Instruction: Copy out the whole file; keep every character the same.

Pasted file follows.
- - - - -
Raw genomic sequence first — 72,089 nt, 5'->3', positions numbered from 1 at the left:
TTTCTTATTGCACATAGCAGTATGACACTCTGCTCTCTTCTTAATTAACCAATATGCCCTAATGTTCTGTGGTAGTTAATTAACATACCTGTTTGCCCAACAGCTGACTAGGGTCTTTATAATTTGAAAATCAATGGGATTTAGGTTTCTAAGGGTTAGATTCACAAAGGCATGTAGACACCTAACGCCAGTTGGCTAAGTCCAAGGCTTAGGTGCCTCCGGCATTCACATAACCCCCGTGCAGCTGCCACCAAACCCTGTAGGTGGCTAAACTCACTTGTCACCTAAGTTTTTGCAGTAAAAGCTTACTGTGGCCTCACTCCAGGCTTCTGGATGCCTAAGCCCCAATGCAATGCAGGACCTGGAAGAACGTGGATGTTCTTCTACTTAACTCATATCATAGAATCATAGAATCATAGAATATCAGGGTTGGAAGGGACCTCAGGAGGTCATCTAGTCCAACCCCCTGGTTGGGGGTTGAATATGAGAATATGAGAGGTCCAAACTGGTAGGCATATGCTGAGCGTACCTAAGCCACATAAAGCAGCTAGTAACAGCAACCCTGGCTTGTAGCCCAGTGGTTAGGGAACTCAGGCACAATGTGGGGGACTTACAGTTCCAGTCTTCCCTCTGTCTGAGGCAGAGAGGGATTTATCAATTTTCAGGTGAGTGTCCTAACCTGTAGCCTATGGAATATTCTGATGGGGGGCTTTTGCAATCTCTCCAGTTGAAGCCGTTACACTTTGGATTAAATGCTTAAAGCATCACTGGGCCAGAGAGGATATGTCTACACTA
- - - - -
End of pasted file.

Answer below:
Raw genomic sequence first — 72,089 nt, 5'->3', positions numbered from 1 at the left:
TTTCTTATTGCACATAGCAGTATGACACTCTGCTCTCTTCTTAATTAACCAATATGCCCTAATGTTCTGTGGTAGTTAATTAACATACCTGTTTGCCCAACAGCTGACTAGGGTCTTTATAATTTGAAAATCAATGGGATTTAGGTTTCTAAGGGTTAGATTCACAAAGGCATGTAGACACCTAACGCCAGTTGGCTAAGTCCAAGGCTTAGGTGCCTCCGGCATTCACATAACCCCCGTGCAGCTGCCACCAAACCCTGTAGGTGGCTAAACTCACTTGTCACCTAAGTTTTTGCAGTAAAAGCTTACTGTGGCCTCACTCCAGGCTTCTGGATGCCTAAGCCCCAATGCAATGCAGGACCTGGAAGAACGTGGATGTTCTTCTACTTAACTCATATCATAGAATCATAGAATCATAGAATATCAGGGTTGGAAGGGACCTCAGGAGGTCATCTAGTCCAACCCCCTGGTTGGGGGTTGAATATGAGAATATGAGAGGTCCAAACTGGTAGGCATATGCTGAGCGTACCTAAGCCACATAAAGCAGCTAGTAACAGCAACCCTGGCTTGTAGCCCAGTGGTTAGGGAACTCAGGCACAATGTGGGGGACTTACAGTTCCAGTCTTCCCTCTGTCTGAGGCAGAGAGGGATTTATCAATTTTCAGGTGAGTGTCCTAACCTGTAGCCTATGGAATATTCTGATGGGGGGCTTTTGCAATCTCTCCAGTTGAAGCCGTTACACTTTGGATTAAATGCTTAAAGCATCACTGGGCCAGAGAGGATATGTCTACACTA